World Economy

Economists Divided on State of Chinese Economy

Economists Divided on State of Chinese EconomyEconomists Divided on State of Chinese Economy

China, the world’s second-largest economy, looked set for a weak start to 2016 after activity in the manufacturing sector contracted for a fifth straight month in December, suggesting the government may have to step up policy support to avert a sharper slowdown.

Economists are divided about the risks facing the vast Chinese economy, but agree that how they play out will have profound consequences for the rest of the world in 2016, Yahoo reported.

While China’s services sector ended 2015 on a strong note, the economy still appeared to be on track to grow at its slowest pace in a quarter of a century. The official manufacturing purchasing managers’ index stood at 49.7 in December, up only fractionally from November.

Zhou Hao, a senior economist at Commerzbank in Singapore, said that the slight improvement in manufacturing suggested that growth was stabilizing, but “the sector is still facing strong headwinds.”

Weak demand at home and abroad has weighed on China’s factories, adding to the problem of excess capacity and forcing them to cut prices. Total new orders rose to 50.2 in December from November’s 49.8, the survey showed, but export orders shrank for the 15th straight month.

 Beijing Has Ammunition

It was perhaps fitting that China’s latest lackluster industrial survey was the first fragment of financial data to greet the New Year.

The optimists point to China’s large and growing middle class, the vast foreign currency reserves that give Beijing ample ammunition to respond to any crisis that emerges, and the authoritarian regime that allows its policymakers to force through economic change.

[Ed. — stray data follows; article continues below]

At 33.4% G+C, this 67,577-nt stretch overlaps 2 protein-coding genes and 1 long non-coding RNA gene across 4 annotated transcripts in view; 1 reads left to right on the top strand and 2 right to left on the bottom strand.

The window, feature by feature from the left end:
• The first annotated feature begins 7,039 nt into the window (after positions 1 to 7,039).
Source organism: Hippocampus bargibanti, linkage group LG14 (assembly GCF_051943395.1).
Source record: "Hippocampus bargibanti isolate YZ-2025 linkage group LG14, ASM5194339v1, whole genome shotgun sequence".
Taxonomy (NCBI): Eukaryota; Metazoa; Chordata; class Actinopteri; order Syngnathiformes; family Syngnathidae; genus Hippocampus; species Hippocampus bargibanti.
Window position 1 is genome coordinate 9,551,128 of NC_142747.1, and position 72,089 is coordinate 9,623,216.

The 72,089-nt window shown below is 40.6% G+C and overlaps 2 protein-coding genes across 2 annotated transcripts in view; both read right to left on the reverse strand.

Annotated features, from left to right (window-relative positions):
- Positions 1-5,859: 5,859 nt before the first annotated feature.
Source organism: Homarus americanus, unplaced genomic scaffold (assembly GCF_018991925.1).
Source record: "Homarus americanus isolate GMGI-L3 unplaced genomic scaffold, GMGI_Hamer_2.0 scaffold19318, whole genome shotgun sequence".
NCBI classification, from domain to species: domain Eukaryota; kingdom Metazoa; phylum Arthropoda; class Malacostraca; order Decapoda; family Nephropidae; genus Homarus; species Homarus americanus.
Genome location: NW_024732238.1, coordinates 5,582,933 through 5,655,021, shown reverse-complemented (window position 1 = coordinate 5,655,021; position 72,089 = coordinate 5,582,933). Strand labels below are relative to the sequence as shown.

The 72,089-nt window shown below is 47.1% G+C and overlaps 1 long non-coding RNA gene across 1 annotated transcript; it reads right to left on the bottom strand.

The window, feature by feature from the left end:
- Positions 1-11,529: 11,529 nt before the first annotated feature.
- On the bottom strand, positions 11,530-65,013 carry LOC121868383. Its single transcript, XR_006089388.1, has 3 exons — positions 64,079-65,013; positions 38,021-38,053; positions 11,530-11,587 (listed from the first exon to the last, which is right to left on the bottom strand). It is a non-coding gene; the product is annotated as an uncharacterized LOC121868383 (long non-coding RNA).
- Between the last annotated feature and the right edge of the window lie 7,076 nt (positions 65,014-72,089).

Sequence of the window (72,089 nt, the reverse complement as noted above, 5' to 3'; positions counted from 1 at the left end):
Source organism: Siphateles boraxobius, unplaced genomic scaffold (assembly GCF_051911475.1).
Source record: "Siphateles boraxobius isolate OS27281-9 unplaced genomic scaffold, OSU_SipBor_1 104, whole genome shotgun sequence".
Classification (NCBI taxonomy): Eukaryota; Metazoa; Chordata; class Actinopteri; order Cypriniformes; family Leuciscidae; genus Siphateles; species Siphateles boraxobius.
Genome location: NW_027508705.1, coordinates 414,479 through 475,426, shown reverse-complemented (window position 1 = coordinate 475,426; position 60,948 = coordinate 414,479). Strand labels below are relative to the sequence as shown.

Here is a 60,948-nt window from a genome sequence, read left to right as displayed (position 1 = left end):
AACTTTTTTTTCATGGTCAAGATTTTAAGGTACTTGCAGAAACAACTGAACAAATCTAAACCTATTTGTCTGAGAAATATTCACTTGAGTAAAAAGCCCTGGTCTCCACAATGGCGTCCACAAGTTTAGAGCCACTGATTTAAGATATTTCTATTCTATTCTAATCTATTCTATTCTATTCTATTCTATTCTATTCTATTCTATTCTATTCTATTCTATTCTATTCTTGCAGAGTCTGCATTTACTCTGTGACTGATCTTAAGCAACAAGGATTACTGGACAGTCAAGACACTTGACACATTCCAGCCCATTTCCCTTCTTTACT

And official figures do suggest that economic growth may have stabilized at about 6.5%–considerably weaker than the double-digit pace that was the norm before the financial crisis, but not the feared “hard landing”.

Yet pessimists argue that the official figures radically overestimate the true pace of growth: using alternative indicators such as freight volumes and electricity usage, City analysts Fathom calculate that growth could be below 3%.

And last summer’s share price crash, and the chaos that surrounded Beijing’s decision to devalue the yuan, suggested there is no reason to think Chinese policymakers are any more in control of the forces of capitalism than their western counterparts were in the run-up to the financial crisis.

 Consumption-Led Growth

China’s latest five-year plan involves a conscious attempt to switch growth away from the export-led model that has driven its rise to the economic premier league, and towards more sustainable, domestic consumption-led growth.

But with many of the country’s powerful state-owned enterprises loaded up with debt, property bubbles deflating and the knock-on effects of the share price crash still being felt, domestic demand has so far failed to pick up the slack.

The challenge of maintaining politically acceptable rates of economic growth may become tougher in 2016, particularly if the US Federal Reserve presses ahead with its bid to return interest rates to somewhere near normal.

 Dollar to Hurt Yuan?

The value of the Chinese yuan is not allowed to move too far out of line with the dollar, under a “crawling peg”–effectively a semi-fixed exchange rate.

But as the greenback moves upwards to reflect the strengthening US economy and rising rates, it is taking the yuan with it, and making it harder for Chinese exporters to compete.

As the dollar continues to appreciate, it may become increasingly tempting for policymakers to abandon the peg and let the currency plunge, returning to the familiar export-led pattern of growth.

And if Beijing does devalue sharply, it would damage China’s exporting rivals, and send deflation rippling out through the global economy, increasing the risk of a lengthy period of economic weakness. China’s true fragility is impossible to gauge; but it matters.

Meanwhile, house prices, which have been a major drag on growth, appear to have benefited from the stimulus as well with a different set of figures showing a slight increase in new home prices last month. Prices rose 4.15% on an annual basis in China’s 100 biggest cities last month, according to the China Index Academy on Friday.